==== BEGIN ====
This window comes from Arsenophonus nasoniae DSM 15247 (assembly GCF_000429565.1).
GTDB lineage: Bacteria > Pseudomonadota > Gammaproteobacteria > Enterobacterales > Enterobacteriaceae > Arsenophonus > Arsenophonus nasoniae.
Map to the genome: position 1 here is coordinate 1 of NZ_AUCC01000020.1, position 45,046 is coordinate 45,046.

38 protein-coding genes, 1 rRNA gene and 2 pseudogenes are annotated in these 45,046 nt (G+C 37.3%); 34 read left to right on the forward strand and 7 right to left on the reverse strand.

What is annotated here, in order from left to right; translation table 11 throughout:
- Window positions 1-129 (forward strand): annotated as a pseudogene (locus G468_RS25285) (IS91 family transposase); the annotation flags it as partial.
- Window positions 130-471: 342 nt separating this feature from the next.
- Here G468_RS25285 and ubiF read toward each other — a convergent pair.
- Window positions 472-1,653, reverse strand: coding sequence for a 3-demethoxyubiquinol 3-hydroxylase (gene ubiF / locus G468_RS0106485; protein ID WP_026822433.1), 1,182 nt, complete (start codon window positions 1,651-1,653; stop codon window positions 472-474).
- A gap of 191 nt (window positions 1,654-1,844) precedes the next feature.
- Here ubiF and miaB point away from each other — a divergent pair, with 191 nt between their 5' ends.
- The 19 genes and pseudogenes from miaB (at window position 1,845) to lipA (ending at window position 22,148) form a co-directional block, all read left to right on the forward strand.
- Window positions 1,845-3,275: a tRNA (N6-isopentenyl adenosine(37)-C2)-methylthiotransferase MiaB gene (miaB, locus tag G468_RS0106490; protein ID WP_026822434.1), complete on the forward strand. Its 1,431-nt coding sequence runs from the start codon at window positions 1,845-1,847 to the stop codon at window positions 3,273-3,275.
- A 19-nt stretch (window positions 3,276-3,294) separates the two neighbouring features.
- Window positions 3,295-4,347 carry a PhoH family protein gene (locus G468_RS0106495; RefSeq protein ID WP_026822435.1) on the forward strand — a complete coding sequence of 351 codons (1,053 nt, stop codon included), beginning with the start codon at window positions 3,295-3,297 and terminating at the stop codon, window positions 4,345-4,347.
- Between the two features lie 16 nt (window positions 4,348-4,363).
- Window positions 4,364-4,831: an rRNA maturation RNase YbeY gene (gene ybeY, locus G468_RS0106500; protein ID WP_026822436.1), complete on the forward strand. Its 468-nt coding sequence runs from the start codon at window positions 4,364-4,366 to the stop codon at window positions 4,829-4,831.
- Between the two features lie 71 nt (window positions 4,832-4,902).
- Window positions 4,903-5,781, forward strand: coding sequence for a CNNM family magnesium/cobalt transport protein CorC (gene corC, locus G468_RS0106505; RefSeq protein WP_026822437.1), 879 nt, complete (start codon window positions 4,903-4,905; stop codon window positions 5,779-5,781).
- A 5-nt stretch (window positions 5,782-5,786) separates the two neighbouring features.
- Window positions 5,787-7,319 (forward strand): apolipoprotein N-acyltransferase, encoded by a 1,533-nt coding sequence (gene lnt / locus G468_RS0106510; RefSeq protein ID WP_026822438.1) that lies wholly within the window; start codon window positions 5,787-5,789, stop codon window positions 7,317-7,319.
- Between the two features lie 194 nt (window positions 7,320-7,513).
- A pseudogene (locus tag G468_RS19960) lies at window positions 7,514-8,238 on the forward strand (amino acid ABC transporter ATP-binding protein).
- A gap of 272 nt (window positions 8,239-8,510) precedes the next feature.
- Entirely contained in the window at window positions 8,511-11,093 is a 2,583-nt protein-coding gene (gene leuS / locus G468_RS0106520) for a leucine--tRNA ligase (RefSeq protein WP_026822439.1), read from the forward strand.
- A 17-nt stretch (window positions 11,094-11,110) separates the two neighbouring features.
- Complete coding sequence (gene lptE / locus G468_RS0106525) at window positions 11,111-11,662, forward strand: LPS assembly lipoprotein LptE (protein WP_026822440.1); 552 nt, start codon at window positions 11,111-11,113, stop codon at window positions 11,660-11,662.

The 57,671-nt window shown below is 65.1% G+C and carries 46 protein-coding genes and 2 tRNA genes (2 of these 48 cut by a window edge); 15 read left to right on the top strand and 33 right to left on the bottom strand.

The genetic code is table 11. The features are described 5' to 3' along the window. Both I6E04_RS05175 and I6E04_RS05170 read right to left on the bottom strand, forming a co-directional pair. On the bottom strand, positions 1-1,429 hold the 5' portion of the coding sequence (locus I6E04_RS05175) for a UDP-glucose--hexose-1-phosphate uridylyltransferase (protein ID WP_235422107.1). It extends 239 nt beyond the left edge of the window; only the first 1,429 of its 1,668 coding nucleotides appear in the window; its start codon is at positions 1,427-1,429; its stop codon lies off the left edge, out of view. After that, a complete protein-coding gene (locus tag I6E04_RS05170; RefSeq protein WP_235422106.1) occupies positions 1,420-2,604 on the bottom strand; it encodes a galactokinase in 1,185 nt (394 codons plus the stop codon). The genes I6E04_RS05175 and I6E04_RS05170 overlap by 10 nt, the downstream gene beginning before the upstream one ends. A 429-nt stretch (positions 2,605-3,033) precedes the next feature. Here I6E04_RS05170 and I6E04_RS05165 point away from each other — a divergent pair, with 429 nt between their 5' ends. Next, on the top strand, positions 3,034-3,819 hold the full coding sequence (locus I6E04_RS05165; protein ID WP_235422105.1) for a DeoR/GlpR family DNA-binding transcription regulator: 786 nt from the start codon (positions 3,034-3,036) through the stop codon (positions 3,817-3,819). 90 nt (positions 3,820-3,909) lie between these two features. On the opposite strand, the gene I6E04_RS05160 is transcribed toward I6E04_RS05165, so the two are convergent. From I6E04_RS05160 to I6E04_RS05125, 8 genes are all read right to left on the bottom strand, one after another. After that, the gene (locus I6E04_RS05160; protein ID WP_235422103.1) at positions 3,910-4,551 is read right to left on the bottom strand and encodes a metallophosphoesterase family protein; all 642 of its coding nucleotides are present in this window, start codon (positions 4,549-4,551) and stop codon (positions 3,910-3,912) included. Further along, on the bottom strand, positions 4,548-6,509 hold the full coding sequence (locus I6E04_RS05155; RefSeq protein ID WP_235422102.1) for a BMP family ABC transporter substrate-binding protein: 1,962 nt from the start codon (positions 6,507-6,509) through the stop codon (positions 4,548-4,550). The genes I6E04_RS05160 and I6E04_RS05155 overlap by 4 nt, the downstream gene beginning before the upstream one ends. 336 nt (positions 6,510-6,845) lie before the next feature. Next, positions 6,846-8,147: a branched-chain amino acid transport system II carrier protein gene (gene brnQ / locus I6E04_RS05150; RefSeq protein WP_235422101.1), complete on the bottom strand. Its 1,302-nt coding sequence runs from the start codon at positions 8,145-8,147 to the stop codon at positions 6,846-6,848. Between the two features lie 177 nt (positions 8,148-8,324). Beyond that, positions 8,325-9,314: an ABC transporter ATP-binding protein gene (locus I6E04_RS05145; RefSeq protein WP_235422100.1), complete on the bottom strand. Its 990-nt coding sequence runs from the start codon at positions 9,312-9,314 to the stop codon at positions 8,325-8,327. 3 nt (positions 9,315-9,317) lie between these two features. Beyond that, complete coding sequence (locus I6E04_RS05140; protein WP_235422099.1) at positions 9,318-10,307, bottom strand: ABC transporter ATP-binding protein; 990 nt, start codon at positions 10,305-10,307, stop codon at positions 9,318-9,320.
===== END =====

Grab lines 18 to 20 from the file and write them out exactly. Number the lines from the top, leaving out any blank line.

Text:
- Between the two features lie 71 nt (window positions 4,832-4,902).
- Window positions 4,903-5,781, forward strand: coding sequence for a CNNM family magnesium/cobalt transport protein CorC (gene corC, locus G468_RS0106505; RefSeq protein WP_026822437.1), 879 nt, complete (start codon window positions 4,903-4,905; stop codon window positions 5,779-5,781).
- A 5-nt stretch (window positions 5,782-5,786) separates the two neighbouring features.